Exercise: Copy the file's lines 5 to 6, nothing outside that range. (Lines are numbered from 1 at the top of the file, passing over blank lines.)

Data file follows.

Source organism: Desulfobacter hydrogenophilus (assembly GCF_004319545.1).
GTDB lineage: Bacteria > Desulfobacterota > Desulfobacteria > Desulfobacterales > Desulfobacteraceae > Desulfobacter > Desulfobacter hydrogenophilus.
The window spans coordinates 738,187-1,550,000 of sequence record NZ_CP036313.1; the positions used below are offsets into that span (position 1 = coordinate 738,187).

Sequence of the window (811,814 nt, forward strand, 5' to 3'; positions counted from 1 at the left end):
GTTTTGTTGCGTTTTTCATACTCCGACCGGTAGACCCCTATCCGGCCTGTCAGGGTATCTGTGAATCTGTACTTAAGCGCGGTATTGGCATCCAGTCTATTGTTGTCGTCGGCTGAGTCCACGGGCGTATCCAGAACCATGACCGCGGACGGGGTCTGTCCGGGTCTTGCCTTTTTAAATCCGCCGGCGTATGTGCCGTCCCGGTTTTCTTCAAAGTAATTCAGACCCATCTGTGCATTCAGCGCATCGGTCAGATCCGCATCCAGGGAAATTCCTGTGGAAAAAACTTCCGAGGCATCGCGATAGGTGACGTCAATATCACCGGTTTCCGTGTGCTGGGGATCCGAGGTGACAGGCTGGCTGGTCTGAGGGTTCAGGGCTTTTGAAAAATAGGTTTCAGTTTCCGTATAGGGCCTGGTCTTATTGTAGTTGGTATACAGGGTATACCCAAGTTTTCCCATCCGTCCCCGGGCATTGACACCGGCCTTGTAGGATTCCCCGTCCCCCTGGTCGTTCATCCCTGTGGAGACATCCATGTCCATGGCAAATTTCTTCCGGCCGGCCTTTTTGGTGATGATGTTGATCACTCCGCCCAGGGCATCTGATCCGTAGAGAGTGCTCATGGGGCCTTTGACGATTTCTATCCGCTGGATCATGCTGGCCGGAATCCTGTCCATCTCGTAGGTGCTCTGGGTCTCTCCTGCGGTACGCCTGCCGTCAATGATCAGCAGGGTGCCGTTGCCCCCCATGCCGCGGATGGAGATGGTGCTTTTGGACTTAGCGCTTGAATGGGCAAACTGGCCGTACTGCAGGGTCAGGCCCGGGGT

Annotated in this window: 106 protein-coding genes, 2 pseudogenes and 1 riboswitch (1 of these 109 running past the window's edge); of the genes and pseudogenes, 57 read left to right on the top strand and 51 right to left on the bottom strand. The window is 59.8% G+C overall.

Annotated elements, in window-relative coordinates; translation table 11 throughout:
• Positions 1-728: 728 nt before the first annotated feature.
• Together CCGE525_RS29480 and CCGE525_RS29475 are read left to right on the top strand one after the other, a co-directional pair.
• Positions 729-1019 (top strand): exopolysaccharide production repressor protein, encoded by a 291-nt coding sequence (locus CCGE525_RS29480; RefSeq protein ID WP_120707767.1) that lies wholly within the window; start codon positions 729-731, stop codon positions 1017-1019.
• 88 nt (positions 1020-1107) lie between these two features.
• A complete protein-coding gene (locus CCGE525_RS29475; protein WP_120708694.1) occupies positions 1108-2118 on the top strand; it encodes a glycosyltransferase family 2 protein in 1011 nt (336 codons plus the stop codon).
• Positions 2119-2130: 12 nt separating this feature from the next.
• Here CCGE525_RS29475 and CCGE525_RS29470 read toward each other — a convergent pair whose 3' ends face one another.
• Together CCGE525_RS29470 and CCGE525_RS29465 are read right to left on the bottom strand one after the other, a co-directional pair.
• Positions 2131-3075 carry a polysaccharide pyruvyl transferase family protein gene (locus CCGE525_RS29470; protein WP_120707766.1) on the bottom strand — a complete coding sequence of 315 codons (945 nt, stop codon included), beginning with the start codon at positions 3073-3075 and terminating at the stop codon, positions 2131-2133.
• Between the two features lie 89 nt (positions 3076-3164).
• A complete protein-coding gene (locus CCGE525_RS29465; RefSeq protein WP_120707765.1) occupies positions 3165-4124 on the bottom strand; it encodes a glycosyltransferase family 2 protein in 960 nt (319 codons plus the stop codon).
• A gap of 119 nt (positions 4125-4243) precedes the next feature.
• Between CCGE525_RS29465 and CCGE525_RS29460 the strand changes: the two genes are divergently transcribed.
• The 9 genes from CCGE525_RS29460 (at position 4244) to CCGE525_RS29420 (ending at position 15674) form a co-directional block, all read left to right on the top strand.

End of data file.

GTTTTGTTGCGTTTTTCATACTCCGACCGGTAGACCCCTATCCGGCCTGTCAGGGTATCTGTGAATCTGTACTTAAGCGCGGTATTGGCATCCAGTCTATTGTTGTCGTCGGCTGAGTCCACGGGCGTATCCAGAACCATGACCGCGGACGGGGTCTGTCCGGGTCTTGCCTTTTTAAATCCGCCGGCGTATGTGCCGTCCCGGTTTTCTTCAAAGTAATTCAGACCCATCTGTGCATTCAGCGCATCGGTCAGATCCGCATCCAGGGAAATTCCTGTGGAAAAAACTTCCGAGGCATCGCGATAGGTGACGTCAATATCACCGGTTTCCGTGTGCTGGGGATCCGAGGTGACAGGCTGGCTGGTCTGAGGGTTCAGGGCTTTTGAAAAATAGGTTTCAGTTTCCGTATAGGGCCTGGTCTTATTGTAGTTGGTATACAGGGTATACCCAAGTTTTCCCATCCGTCCCCGGGCATTGACACCGGCCTTGTAGGATTCCCCGTCCCCCTGGTCGTTCATCCCTGTGGAGACATCCATGTCCATGGCAAATTTCTTCCGGCCGGCCTTTTTGGTGATGATGTTGATCACTCCGCCCAGGGCATCTGATCCGTAGAGAGTGCTCATGGGGCCTTTGACGATTTCTATCCGCTGGATCATGCTGGCCGGAATCCTGTCCATCTCGTAGGTGCTCTGGGTCTCTCCTGCGGTACGCCTGCCGTCAATGATCAGCAGGGTGCCGTTGCCCCCCATGCCGCGGATGGAGATGGTGCTTTTGGACTTAGCGCTTGAATGGGCAAACTGGCCGTACTGCAGGGTCAGGCCCGGGGT

Annotated in this window: 106 protein-coding genes, 2 pseudogenes and 1 riboswitch (1 of these 109 running past the window's edge); of the genes and pseudogenes, 57 read left to right on the top strand and 51 right to left on the bottom strand. The window is 59.8% G+C overall.